Recently, I noted a CIA recruitment video that must be seen to be believed.
This CIA recruitment video would be a little too much for a Chicana/o studies department. A collection of every campus buzzword in two minutes. No wonder they wanted the last administration gone, now they can be themselves!
Wokeness has not simply taken over the CIA, as the entire foreign policy establishment has moved in the same direction. A particularly sinister aspect of this shift is that we are seeing a merger between a fanatical new faith and long-standing institutions specializing in manipulating populations.
Spreading democracy is an important part of American foreign policy. While it’s fashionable to brush off concerns with democracy as hypocritical or just a cover for power politics (“look at Saudi Arabia!”), I believe that outside of the Middle East, where pretty much everyone is non-democratic, American foreign policy is driven by ideological goals that aren’t reducible to material interests.
In this worldview, all countries called “democracies” have reached the end of history, while all others are candidates for regime change, if not today then when the time is right. When countries fight back against this, it’s considered aggression on their part. Hillary Clinton believes that Putin interfered against her in the 2016 election because she spoke out against his government as Secretary of State. I don’t know if that’s true, but it’s certainly what I would do if I were Putin, and the lady who tried to overthrow me was running for president.
It seems strange that such a concept would drive US foreign policy, given how little Americans themselves agree on what is or isn’t “democratic.” Was Trump casting doubt on the legitimacy of 2020 “undemocratic”? How about when Democrats did the same in 2016? What about gerrymandering? Court packing?
These are silly debates, and I feel sorry for people who have strong opinions on them, which always boil down to “what my side does is democracy, what the other side does isn’t.”
The Role of “Independent” NGOs
Nonetheless, the American government clearly has something in mind when it uses the term, and it often relies on non-governmental institutions (NGOs) as supposedly objective sources of information. One of the most important of these is Freedom House, and it is therefore worth looking at the organization in some depth.
According to its financial report, in the fiscal year that ended in 2019, Freedom House raised $48 million. Of that, $45 million, or 94%, came from the American government. Its current President is Morton Abramowitz, a lifelong American diplomat. The Chair of the Board is Michael Chertoff, who was Secretary of Homeland Security under the second Bush.
Looking at the 12 members of the Executive Board, and just going off their bios on the Freedom House website, it appears that 6 have had jobs for the federal government, with at least one other appearing to have worked as a government contractor.
You might think that an organization that is funded almost completely by the American government, and staffed by former American officials, wouldn’t have much credibility as an “independent non-governmental organization.” Yet it is called an NGO, and regularly cited by the press as an objective authority on which government actions are legitimate.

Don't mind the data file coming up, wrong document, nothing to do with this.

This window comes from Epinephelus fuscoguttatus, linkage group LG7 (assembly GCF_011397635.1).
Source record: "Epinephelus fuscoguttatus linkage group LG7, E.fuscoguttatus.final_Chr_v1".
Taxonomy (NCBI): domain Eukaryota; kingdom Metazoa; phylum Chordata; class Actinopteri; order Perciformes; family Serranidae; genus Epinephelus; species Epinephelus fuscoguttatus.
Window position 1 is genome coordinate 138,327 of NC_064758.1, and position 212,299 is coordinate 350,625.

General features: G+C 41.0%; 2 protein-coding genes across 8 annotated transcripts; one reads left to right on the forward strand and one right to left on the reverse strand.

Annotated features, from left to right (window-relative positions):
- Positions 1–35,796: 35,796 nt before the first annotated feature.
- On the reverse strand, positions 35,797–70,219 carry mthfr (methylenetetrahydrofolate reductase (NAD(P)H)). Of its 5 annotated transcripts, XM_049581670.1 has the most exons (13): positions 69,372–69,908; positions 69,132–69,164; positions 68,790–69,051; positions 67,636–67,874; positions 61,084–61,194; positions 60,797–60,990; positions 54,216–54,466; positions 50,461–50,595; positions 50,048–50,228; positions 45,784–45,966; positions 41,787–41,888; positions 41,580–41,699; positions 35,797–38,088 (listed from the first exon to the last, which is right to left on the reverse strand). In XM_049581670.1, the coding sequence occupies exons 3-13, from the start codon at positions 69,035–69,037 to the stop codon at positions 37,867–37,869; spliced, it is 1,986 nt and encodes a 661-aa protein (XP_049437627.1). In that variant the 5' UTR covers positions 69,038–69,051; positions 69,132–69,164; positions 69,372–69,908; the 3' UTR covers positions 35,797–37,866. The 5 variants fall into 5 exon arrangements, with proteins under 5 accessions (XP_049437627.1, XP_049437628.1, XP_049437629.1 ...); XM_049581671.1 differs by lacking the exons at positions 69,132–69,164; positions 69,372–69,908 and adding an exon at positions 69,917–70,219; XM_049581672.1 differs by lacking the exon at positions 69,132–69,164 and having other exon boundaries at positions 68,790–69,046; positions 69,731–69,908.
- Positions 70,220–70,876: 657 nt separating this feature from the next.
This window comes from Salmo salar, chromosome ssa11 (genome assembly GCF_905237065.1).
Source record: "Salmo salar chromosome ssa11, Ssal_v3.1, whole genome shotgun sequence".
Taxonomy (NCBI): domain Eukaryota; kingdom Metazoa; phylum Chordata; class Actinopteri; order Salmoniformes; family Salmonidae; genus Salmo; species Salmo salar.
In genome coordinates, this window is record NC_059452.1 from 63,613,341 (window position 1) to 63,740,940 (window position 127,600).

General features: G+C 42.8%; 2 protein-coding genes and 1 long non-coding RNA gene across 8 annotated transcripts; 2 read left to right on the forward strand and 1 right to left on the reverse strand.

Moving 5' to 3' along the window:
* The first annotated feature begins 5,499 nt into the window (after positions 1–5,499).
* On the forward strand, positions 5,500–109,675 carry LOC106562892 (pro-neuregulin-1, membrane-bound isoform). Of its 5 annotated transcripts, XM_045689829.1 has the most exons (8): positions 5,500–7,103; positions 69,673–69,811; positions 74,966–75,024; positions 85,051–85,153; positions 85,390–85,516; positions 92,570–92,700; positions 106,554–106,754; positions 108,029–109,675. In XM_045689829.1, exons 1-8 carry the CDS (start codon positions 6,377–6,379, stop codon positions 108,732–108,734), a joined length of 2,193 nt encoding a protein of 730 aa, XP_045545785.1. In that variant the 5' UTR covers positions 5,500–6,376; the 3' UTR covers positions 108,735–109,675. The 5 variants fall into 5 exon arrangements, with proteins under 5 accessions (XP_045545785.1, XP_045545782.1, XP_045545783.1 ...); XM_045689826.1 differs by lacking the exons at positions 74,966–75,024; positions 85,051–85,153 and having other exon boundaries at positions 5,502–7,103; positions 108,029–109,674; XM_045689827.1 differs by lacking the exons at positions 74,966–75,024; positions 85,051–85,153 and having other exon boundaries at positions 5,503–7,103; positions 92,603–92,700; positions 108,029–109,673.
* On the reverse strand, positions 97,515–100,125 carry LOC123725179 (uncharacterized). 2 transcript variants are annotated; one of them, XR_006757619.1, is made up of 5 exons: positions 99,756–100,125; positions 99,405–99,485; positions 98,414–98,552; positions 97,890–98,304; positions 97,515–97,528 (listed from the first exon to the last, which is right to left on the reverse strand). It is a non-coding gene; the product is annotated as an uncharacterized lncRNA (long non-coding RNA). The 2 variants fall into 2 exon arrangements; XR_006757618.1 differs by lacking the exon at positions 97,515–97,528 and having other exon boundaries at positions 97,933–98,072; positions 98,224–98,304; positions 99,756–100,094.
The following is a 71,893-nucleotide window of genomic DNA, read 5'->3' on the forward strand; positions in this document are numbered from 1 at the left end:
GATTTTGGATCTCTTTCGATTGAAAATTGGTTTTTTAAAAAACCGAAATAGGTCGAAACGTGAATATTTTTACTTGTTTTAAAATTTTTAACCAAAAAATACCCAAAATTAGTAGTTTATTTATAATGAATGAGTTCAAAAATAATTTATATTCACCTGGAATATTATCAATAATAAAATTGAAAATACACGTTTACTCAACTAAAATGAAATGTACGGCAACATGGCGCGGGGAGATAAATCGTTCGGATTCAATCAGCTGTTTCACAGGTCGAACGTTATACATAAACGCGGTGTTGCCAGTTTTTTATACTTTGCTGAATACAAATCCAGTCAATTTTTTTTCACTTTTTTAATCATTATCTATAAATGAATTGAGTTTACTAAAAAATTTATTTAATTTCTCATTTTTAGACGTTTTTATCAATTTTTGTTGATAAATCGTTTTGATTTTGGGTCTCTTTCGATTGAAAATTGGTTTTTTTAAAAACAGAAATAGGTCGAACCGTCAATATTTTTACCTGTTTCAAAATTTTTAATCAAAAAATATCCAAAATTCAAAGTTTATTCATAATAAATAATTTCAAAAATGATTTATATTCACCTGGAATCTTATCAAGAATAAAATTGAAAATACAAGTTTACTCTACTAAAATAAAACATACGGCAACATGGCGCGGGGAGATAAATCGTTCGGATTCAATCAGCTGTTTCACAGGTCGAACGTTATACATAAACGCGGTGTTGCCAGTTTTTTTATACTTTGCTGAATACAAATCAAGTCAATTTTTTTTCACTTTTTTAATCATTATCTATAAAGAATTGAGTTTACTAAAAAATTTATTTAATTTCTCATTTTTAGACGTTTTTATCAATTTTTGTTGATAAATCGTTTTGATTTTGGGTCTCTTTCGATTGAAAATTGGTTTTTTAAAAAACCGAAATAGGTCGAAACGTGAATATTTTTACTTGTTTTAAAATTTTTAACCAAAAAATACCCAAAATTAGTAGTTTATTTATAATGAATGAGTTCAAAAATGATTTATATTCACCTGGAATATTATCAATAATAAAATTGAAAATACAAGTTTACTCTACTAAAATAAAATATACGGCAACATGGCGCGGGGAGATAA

Much of what is called “civil society” functions this way. The American government then uses the work of “independent” organizations to justify its own policies, as you can see by going to the State Department website and searching for “Freedom House.”
Freedom House is also a top source for pundits who write about the decline of democracy. In 2019, Hungary was officially kicked out of the club.
Freedom House has represented the American foreign policy establishment as long as it has existed. According to its own website, the organization at its founding in 1941 had among its leaders Eleanor Roosevelt and Wendell Willkie, the Republican who lost to FDR in 1940. So imagine a “non-governmental organization” today being founded by an alliance of Jill Biden and Donald Trump.
After advocating for American entry into World War II, Freedom House supported the Cold War. Although the website mentions these facts, it tends to downplay or ignore its more recent history, which has involved cheerleading for disastrous wars in the Middle East.
The Freedom House history page does not mention Iraq despite the fact that, in 2003, its Chairman was R. James Woolsey, Jr., former head of the CIA. As McClatchy reported at the time, in the weeks after 9/11, Paul Wolfowitz and Doug Feith sent Woolsey to the UK to find evidence that Saddam Hussein was behind the attacks. Robert Draper’s To Start a War tells us that
When British reporter David Rose of The Guardian called former CIA director Jim Woolsey on October 13, Woolsey—who had bonded with Paul Wolfowitz over their contempt for Saddam—said that only Iraq was known to have the capability to produce airborne anthrax spores. “Iraq Behind U.S. Anthrax Outbreaks” was the headline blaring from The Guardian the next day.
In the same newspaper, Woolsey in July 2003 called Iraq a “war for freedom,” relying on his status as both Chairman of Freedom House and former head of the CIA to establish credibility. By 2011, Woolsey had moved on to become the Chairman of the Foundation for Defense of Democracies.
R. James Woolsey, Jr., former director of CIA and Chairman of Freedom House. While on the board of Freedom House, he sought to tie Saddam to 9/11 and blame him for the anthrax attacks, trying to influence journalists and UK officials.
The “Science” of Measuring Democracy
So it is this organization, run by former American officials and funded by the US government, whose former Chairman was also the director of the CIA and helped lie the country into Iraq, that is the nation’s most important source for deciding who is or isn’t free.
Recently, Freedom House released its annual report on the state of democracy in the world. It would be one thing if the organization simply declared some countries “democracies” and others not. Instead, it gives a number to each country on a scale that goes up to 100, updating the scores on a yearly basis. So in 2020, Ethiopia gets a 24, Switzerland is a 96, and North Korea is a 3. After 20 years of war, the US has managed to get Afghanistan to 27.